When functioning according to this, the testing team had continuously a more up to date view of the end product’s maturity and which parts of it needed the most fixes. The most critical bugs were caught one day earlier than before, on the average, when the testers were not forced to run pre-planned test sets always in the same order as before. The changes were so successful that the organization decided to change their testing behavior in other projects to the same direction.

How often has your organization run the same regression test set’s beginning for a day and then found a halting error during the last third of the test run? That is pretty annoying, I say. People often stick with the old model, mostly because someone wants the older test metrics to be comparable with the new test cycles. This is why changing a test set is sometimes a pretty damn arduous process. Forget tradition:

You inevitably get more out of your testing when you open up the field of action and test specs for changes. In the beginning, make sure that the testing catches bugs more efficiently and earlier and only after that worry about metrics. This way your end product is grateful!

Tester Is Also A Salesman

11. Februaryta, 2010 | Kirjoittaja: Antti Niittyviita

Our employee Heimo (name changed) works in an advanced software project, where there are three testers for a as many as ten developers. The project’s quality assurance functions according to the principles of investigative testing and Heimo has not had to tackle with test specs even once during the project. That is an interesting change of pace for an experienced tester guru. The newest software release has been undergoing finishing touches for a few weeks now, and next week it is meant to be released.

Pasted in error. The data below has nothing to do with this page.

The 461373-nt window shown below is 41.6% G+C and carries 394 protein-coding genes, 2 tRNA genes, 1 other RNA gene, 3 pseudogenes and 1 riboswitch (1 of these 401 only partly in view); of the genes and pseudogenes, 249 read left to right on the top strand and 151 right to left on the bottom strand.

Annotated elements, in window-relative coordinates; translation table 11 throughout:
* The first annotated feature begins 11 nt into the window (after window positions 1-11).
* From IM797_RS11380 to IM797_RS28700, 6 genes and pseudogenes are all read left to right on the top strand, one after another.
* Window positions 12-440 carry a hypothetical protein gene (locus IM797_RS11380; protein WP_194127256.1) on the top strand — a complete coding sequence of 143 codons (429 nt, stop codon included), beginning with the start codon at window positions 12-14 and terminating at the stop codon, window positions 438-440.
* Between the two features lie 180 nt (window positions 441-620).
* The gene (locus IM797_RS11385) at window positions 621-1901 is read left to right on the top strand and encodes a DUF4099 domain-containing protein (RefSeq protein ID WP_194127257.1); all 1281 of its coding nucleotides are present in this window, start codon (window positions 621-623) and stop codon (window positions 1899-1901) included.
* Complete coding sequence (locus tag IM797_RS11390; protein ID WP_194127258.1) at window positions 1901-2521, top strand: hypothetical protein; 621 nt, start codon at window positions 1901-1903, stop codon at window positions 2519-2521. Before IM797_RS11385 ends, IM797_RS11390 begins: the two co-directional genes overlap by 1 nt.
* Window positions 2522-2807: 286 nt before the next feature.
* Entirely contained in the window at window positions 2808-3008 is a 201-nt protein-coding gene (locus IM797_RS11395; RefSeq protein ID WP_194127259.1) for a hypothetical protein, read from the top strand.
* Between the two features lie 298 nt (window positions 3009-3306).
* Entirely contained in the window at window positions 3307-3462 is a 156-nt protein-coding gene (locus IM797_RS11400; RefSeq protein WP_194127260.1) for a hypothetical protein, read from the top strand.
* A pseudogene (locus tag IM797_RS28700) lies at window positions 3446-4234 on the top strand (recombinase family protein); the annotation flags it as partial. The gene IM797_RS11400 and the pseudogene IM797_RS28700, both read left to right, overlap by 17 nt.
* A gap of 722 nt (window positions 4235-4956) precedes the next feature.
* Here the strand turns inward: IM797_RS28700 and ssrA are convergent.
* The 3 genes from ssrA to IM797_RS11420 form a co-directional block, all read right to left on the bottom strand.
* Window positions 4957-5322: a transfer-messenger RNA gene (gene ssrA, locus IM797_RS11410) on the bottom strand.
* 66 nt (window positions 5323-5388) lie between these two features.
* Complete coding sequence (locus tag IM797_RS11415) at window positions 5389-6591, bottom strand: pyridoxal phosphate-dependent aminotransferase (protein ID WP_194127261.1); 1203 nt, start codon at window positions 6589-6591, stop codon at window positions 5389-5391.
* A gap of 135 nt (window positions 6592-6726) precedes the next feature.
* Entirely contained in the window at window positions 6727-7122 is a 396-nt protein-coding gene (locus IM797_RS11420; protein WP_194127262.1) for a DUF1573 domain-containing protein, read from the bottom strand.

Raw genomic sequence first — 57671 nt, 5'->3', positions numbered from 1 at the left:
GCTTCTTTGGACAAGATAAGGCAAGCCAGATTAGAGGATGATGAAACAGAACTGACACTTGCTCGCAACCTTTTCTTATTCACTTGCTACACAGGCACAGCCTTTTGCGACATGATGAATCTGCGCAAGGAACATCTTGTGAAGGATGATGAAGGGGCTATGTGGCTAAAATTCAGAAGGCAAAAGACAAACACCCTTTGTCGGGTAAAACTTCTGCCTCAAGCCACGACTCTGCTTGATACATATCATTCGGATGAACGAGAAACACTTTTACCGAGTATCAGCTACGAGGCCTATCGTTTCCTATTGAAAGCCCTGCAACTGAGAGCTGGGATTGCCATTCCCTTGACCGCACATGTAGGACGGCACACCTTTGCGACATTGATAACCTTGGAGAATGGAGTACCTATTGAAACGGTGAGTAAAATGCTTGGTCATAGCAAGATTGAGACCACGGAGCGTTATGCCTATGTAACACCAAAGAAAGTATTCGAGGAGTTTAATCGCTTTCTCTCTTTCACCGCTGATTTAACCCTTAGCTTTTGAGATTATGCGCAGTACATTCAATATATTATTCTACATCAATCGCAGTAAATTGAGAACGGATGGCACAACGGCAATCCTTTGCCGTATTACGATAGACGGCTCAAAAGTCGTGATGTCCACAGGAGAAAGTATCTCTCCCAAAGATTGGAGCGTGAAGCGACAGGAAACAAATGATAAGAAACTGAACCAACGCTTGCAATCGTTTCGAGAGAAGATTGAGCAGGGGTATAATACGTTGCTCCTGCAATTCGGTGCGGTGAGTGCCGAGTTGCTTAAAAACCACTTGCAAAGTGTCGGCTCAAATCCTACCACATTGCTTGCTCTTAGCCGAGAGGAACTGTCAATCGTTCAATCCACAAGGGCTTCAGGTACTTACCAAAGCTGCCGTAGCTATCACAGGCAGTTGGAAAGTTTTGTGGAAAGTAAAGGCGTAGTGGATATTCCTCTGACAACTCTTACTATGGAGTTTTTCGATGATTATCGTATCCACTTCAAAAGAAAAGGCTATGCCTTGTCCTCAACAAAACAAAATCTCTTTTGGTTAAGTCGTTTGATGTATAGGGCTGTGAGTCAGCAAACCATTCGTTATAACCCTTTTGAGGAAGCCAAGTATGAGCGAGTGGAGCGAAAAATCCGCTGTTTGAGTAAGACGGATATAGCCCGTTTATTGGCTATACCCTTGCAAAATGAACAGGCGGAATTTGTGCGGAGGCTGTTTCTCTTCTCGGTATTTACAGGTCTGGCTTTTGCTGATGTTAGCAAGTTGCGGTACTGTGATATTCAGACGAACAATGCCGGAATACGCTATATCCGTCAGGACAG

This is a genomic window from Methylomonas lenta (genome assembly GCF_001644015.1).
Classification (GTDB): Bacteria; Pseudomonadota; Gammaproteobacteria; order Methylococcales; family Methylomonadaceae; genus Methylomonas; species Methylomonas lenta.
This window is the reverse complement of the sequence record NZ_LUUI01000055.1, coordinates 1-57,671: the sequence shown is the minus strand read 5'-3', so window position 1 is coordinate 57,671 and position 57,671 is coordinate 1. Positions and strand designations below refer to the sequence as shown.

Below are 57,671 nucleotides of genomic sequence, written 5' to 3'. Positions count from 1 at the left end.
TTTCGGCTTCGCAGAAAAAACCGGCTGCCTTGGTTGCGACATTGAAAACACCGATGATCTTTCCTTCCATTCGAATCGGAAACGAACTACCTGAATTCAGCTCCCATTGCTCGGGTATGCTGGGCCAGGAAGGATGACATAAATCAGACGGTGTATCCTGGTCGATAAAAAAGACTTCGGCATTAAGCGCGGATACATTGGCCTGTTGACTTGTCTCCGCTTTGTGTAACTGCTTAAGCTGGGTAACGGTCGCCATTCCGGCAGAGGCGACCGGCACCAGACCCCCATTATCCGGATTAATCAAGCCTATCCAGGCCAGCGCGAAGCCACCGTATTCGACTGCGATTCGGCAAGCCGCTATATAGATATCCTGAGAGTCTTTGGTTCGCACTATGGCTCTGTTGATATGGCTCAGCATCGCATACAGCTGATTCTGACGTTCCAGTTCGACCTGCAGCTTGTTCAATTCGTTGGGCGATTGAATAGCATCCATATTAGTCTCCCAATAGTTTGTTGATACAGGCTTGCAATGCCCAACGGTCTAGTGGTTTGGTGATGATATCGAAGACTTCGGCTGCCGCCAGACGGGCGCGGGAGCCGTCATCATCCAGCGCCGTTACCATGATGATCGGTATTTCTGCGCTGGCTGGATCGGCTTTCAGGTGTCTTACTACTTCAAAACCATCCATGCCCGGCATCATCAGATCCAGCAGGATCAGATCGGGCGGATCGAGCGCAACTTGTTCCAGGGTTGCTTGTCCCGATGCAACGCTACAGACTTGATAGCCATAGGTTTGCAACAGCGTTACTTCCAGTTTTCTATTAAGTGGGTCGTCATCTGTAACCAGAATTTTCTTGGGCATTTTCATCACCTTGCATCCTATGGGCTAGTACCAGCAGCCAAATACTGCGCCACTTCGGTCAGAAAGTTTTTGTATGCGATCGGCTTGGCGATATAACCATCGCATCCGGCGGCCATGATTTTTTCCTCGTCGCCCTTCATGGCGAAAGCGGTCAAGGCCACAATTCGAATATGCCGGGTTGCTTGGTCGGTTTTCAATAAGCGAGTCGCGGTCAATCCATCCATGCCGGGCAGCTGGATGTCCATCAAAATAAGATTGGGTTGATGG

Heimo does know that the software has a few severe flaws, which he had reported already during the beginning of the release cycle. The flaws, for some reason, were not taken up to be fixed yet. Heimo, being a smart guy, has become familiar with the developer in charge of the flawed section in the coffee room and at his work site by just being there and sitting next to him. “So, here is where the flaw can be found”.

Even though the flaw has not yet been fixed, Heimo has not escalated the subject by taking it up the ladder to the project management. He can tell the consequences the flaw causes for the product, the client and the end user. In addition, he can eliminate the obstructions for the fix one at a time by offering enough information regarding the flaw and possibly even debug-information regarding it.

Because Heimo is a good guy and a liked person in the project, his words are taken seriously and finally the flaw gets fixed. Heimo got what he wanted, the product development did not get into a fight with the testing section and the developer in charge did not have to give an explanation to the management as to why the flaw was not fixed. All this thanks to a smart approach. But does this not sound like a marketing job?